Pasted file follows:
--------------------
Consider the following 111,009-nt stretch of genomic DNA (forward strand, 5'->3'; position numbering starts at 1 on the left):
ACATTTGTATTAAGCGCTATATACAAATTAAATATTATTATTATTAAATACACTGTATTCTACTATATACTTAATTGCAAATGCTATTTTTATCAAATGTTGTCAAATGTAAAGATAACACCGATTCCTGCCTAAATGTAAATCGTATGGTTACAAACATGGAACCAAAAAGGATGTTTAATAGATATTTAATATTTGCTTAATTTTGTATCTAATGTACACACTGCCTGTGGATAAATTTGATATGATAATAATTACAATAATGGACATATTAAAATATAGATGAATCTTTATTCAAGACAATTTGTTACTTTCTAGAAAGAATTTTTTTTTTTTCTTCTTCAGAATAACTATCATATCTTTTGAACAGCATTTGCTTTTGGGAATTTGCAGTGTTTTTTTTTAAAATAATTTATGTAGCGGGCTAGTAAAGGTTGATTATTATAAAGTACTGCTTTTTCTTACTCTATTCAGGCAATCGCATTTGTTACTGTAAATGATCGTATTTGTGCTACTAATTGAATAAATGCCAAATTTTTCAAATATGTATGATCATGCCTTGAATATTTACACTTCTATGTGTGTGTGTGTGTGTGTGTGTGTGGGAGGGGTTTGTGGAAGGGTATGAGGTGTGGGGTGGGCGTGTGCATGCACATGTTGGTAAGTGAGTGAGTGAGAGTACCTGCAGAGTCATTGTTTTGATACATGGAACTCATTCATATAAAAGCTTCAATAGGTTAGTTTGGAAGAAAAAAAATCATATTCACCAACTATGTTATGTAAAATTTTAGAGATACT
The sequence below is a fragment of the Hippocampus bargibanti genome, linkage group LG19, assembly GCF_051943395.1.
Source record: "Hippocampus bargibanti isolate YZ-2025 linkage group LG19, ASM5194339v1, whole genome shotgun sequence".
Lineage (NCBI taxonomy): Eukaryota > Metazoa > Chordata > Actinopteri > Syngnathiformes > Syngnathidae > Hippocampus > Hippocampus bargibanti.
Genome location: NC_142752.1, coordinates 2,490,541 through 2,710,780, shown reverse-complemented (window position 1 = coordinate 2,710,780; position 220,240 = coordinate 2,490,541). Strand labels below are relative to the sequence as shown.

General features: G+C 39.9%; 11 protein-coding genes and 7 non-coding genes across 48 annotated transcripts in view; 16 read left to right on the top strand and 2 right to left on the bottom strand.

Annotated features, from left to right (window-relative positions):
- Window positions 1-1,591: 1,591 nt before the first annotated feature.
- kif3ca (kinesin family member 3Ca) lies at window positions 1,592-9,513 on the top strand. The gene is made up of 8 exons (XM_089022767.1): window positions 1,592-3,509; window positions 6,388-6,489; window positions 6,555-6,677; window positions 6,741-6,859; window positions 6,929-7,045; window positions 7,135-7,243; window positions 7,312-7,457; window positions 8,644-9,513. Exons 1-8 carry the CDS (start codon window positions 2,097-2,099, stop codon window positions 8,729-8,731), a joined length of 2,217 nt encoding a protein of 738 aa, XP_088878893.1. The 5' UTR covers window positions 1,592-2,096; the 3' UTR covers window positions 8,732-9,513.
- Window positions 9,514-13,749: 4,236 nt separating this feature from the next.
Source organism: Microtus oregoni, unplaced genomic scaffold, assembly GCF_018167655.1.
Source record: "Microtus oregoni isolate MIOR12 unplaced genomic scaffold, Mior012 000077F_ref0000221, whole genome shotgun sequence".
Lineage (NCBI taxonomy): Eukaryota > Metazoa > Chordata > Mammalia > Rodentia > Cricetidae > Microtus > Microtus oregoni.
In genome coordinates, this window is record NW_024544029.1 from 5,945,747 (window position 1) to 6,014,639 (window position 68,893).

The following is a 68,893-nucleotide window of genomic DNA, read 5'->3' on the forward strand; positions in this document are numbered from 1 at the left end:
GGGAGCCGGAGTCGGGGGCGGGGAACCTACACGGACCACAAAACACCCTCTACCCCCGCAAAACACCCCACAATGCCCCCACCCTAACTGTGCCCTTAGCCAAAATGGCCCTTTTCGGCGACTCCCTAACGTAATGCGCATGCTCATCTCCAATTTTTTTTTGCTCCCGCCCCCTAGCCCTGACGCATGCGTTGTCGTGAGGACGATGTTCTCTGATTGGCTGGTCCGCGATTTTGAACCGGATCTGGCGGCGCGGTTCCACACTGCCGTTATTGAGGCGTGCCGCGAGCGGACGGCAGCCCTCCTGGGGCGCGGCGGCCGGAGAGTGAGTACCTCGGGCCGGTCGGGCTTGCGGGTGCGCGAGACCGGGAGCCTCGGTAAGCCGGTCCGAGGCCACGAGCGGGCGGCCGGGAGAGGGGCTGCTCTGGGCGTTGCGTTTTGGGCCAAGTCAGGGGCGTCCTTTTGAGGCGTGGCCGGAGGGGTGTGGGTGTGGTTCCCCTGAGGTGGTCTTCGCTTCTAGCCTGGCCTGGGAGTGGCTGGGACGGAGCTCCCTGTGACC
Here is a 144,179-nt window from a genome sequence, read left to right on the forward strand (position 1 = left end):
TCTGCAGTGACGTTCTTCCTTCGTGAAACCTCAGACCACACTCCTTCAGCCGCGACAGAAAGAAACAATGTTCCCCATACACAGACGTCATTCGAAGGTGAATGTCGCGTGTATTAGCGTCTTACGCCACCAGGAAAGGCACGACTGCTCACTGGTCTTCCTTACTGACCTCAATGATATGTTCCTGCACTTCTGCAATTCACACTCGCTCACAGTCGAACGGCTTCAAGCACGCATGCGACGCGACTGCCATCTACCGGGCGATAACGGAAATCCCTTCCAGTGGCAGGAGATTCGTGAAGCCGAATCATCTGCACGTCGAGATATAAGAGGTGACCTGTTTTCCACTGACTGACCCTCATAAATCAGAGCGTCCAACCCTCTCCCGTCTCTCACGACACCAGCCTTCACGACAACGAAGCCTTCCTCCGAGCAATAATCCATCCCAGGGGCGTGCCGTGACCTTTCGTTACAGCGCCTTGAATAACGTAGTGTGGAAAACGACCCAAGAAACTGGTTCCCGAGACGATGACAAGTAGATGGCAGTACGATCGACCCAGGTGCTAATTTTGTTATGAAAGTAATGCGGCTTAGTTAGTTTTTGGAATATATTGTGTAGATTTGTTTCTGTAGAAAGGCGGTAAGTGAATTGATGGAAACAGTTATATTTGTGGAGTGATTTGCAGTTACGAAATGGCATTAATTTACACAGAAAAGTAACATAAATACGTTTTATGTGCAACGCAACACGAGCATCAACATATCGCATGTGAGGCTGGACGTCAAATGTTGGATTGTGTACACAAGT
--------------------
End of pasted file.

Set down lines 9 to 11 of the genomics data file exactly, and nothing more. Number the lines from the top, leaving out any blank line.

- Window positions 1-1,591: 1,591 nt before the first annotated feature.
- kif3ca (kinesin family member 3Ca) lies at window positions 1,592-9,513 on the top strand. The gene is made up of 8 exons (XM_089022767.1): window positions 1,592-3,509; window positions 6,388-6,489; window positions 6,555-6,677; window positions 6,741-6,859; window positions 6,929-7,045; window positions 7,135-7,243; window positions 7,312-7,457; window positions 8,644-9,513. Exons 1-8 carry the CDS (start codon window positions 2,097-2,099, stop codon window positions 8,729-8,731), a joined length of 2,217 nt encoding a protein of 738 aa, XP_088878893.1. The 5' UTR covers window positions 1,592-2,096; the 3' UTR covers window positions 8,732-9,513.
- Window positions 9,514-13,749: 4,236 nt separating this feature from the next.